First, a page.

Fleming, of course, argues that taxing wealthy business owners more makes it harder for them to create more jobs. It’s a rewrite of “trickle down.” Let us keep our money and we’ll create jobs. Except that they don’t. And Fleming ignores the fact that Obama wants to provide tax cuts for businesses that actually create jobs.

John Fleming is a family physician who owns businesses that employ about 500 people. He is in his second term in Congress. He has been a church deacon and Sunday school teacher. He and his wife have been married 33 years. They have four adult children and two grandchildren. I get this from his website. What I don’t get is how he can live such an apparently successful life and seem to be so unsympathetic to the lives of so many of his fellow Louisianans.

I mentioned Louisiana was at the bottom of the list of best states to live.* It is also 48th out of 50 in median household income, second in percent of people living below the poverty level, and next to last in an interesting category — next egg index. That means how much people have put away in savings, investments and other assets to live their lives. Like the $400,000 a year in “leftovers” Fleming complains about.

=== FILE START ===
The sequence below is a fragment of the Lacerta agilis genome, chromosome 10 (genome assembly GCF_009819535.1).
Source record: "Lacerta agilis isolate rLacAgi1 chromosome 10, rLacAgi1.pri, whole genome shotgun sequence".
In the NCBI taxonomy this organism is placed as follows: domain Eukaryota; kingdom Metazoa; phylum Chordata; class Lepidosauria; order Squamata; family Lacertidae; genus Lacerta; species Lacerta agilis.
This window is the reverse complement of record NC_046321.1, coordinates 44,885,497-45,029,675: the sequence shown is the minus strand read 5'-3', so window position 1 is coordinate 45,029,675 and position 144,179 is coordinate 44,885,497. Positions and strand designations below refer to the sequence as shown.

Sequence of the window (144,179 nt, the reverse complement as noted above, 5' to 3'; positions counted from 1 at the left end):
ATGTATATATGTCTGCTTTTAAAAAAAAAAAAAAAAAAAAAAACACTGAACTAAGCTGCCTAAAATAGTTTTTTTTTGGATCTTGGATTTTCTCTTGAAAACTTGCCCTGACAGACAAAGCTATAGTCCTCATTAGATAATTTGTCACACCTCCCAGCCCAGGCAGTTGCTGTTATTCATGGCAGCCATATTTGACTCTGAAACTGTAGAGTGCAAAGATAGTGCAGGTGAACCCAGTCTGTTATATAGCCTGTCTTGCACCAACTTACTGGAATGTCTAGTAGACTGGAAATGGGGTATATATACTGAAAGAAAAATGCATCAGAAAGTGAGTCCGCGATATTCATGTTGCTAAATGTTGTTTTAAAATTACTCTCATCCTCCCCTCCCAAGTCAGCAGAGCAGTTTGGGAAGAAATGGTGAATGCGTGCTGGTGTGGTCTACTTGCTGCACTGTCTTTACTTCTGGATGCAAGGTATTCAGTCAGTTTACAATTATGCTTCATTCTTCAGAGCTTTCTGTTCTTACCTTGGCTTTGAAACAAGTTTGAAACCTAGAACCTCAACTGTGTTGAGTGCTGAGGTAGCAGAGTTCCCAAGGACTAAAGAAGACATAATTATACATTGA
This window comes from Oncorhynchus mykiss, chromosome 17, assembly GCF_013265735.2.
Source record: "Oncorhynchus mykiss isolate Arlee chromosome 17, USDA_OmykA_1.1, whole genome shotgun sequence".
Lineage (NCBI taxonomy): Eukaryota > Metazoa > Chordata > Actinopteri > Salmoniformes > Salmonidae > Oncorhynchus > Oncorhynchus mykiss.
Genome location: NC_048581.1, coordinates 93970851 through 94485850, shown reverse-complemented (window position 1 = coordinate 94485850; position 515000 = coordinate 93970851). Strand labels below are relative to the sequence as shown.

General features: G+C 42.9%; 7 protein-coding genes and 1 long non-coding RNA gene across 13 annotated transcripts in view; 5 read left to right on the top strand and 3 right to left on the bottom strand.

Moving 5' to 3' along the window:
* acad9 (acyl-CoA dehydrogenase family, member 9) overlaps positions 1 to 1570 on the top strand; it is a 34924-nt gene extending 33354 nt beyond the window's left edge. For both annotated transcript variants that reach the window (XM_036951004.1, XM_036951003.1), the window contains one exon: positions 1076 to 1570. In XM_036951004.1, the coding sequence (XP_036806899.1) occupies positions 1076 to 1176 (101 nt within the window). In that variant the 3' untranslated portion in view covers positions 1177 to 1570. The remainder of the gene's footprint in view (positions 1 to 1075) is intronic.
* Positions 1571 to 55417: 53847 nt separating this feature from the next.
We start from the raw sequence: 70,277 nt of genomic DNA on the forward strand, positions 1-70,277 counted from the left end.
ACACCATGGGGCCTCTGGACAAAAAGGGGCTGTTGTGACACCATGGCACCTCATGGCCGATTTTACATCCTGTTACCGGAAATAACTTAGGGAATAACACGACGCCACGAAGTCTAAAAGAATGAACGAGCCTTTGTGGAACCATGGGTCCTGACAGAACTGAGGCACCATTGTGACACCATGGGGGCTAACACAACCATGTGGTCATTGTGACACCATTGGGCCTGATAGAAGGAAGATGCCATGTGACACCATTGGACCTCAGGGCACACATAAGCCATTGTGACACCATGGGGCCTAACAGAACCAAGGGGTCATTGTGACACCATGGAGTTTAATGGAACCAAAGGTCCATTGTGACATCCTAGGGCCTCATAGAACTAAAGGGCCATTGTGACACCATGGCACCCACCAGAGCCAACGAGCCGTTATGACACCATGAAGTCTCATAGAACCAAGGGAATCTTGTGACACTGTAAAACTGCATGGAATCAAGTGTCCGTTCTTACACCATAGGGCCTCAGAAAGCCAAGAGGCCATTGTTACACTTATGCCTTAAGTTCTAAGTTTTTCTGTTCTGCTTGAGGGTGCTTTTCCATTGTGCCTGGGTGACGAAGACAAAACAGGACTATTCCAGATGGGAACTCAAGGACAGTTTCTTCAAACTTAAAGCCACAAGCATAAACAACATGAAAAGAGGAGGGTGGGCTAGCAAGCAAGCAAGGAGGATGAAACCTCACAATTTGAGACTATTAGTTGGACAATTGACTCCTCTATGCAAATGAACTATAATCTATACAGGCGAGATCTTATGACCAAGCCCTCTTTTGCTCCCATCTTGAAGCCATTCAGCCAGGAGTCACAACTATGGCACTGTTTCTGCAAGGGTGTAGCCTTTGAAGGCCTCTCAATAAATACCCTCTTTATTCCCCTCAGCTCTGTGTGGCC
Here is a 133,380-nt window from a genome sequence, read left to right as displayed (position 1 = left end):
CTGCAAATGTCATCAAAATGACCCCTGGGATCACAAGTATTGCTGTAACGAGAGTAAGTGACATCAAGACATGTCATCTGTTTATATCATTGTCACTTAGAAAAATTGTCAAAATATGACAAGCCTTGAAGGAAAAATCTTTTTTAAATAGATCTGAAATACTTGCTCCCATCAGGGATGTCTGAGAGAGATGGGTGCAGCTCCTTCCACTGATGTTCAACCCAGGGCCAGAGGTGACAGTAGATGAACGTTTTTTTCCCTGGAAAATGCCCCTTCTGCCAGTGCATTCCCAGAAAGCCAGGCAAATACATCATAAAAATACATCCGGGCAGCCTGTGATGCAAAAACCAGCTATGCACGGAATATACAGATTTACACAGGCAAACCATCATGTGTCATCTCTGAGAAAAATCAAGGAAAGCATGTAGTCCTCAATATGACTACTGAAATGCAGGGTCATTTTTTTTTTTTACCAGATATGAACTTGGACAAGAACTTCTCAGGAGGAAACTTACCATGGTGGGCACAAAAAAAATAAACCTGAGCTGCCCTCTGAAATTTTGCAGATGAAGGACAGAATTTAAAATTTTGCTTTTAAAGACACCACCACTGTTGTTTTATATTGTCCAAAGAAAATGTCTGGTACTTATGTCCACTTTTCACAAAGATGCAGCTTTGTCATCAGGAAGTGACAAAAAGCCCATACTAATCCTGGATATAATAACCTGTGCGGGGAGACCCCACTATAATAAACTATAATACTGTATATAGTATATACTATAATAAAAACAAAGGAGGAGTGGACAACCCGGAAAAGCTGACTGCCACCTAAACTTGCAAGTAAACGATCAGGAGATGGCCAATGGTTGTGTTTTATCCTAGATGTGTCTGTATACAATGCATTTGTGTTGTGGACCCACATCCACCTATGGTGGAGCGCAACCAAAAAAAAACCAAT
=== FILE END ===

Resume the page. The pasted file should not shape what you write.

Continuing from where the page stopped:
Since he’s a doctor, it should be noted that his state had the highest gonorrhea rate in the country and the second highest chlamydia rate and was dead last in the prevalence of poor mental health. Its health index, which measures a variety of factors, was the worst in the country. It also was second among states in firearms death rate and alcohol-related traffic fatalities. Among the 50 states and Washington, D.C., Louisiana is next to last in percentage of residents with a high school diploma or higher and, not surprisingly, next to last in percentage of children under age 6 who are read to every day.

These are Fleming’s people. His constituents. I certainly don’t blame him for all of Louisiana’s ills. But I do fault him for seemingly being unsympathetic to the real life problems his neighbors face. Simply being automatically opposed to all tax increases, even when common sense and consensus say some are necessary, is not a viable management principle. It’s dumb and Republicans at some point are going to have to acknowledge it. But pleading poverty on top of that when you’re netting 400 grand a year (and feeding your family for 200 grand) is worse. It suggests you have no clue as to what real life is like for millions of Americans, or that you don’t care.

If you want to find class warfare, Mr. Congressman, go home to Louisiana and look around.

bob@zestoforange.com

* Data from statehealthfacts.org